SVT tends to occur as episodes that begin and end quite suddenly, usually without any warning whatsoever. SVT commonly causes significant palpitations, anxiety, lightheadedness or dizziness, weakness, and sometimes shortness of breath. People who have SVT usually have no symptoms at all in between episodes. But if episodes occur frequently or last for a long time, SVT can prove quite disruptive to a person’s life.

Despite how badly SVT can make you feel, however, it almost never poses a significant risk to life and limb.

There are many different varieties of SVT. The most common of these are:

In addition to these common varieties, there are several kinds of SVT that are much less common.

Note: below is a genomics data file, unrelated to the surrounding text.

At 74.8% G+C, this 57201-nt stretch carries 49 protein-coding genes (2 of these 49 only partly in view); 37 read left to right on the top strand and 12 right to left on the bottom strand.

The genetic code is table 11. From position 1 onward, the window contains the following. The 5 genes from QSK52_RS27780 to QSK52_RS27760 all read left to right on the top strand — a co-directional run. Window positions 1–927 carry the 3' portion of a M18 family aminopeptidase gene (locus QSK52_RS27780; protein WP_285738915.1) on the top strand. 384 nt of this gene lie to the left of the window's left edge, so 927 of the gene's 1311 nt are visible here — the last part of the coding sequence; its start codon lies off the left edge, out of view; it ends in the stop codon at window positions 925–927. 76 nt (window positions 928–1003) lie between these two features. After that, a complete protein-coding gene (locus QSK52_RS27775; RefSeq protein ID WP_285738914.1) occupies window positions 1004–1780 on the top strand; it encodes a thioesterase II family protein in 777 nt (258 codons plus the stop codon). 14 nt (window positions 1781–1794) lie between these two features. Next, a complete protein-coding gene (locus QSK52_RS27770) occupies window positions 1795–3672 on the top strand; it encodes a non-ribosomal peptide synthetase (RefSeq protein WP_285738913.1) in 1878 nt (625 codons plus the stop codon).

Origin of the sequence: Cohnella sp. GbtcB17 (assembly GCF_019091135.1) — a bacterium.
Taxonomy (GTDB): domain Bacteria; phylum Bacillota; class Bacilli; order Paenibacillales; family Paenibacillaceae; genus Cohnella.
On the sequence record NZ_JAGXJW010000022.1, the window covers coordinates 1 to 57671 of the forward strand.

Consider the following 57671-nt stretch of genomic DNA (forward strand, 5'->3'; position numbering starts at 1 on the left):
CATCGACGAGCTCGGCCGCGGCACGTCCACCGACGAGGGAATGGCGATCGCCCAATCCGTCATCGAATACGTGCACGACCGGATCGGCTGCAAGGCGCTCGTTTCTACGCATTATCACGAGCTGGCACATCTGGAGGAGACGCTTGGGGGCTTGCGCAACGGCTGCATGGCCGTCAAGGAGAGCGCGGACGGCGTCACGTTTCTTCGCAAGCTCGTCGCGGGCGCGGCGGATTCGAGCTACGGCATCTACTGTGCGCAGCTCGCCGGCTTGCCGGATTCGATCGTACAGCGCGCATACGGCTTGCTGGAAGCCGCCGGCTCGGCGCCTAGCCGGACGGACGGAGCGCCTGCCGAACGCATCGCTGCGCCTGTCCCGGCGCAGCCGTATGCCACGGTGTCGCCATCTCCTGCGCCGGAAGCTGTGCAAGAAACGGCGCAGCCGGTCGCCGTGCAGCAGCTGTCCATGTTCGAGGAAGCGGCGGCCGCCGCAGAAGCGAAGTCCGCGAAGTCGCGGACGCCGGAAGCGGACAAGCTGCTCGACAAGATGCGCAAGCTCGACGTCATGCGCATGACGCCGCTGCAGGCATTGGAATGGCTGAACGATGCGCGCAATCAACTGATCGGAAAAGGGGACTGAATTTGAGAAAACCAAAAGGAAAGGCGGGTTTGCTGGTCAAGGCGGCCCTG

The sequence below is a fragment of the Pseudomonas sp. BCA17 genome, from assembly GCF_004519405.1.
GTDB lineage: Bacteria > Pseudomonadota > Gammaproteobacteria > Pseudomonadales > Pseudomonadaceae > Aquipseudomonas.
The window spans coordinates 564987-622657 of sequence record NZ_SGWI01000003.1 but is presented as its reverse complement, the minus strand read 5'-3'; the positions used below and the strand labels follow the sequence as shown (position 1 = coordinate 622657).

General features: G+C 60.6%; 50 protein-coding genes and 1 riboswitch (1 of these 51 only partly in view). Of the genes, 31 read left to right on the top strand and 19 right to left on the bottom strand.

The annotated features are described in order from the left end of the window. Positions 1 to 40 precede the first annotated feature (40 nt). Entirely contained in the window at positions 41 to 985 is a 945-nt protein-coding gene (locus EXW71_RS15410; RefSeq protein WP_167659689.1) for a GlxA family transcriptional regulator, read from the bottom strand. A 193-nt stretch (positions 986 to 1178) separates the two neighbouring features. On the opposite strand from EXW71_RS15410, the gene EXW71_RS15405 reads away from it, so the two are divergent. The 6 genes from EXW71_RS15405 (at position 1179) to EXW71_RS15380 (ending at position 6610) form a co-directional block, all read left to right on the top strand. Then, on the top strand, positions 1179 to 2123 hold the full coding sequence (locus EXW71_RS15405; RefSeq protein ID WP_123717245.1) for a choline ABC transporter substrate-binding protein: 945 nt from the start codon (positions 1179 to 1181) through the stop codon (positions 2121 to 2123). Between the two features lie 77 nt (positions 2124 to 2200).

SVT can almost always be treated effectively. Often, it can be completely eliminated by a procedure called cardiac ablation. Anyone who has SVT should seek medical care with a cardiac electrophysiologist (a cardiac rhythm specialist).

Ventricular Tachycardias

The ventricular tachycardias include two general kinds of arrhythmia: ventricular tachycardia itself, and ventricular fibrillation. In most cases, these arrhythmias are seen in older people who have significant underlying cardiac disease, especially coronary artery disease (CAD) and heart failure.

Ventricular fibrillation (VF) is the most dangerous of the cardiac arrhythmias. When it occurs it invariably leads to death within a few minutes unless it is stopped.

In VF, the electrical impulses within the ventricles suddenly become completely chaotic, the heart immediately stops beating, and a cardiac arrest occurs. Unless the victim receives effective cardiopulmonary resuscitation, death ensues within minutes. Ventricular fibrillation is estimated to cause over 300,000 sudden deaths each year in the U.S. alone. Obviously, the best way to deal with ventricular fibrillation is to prevent it.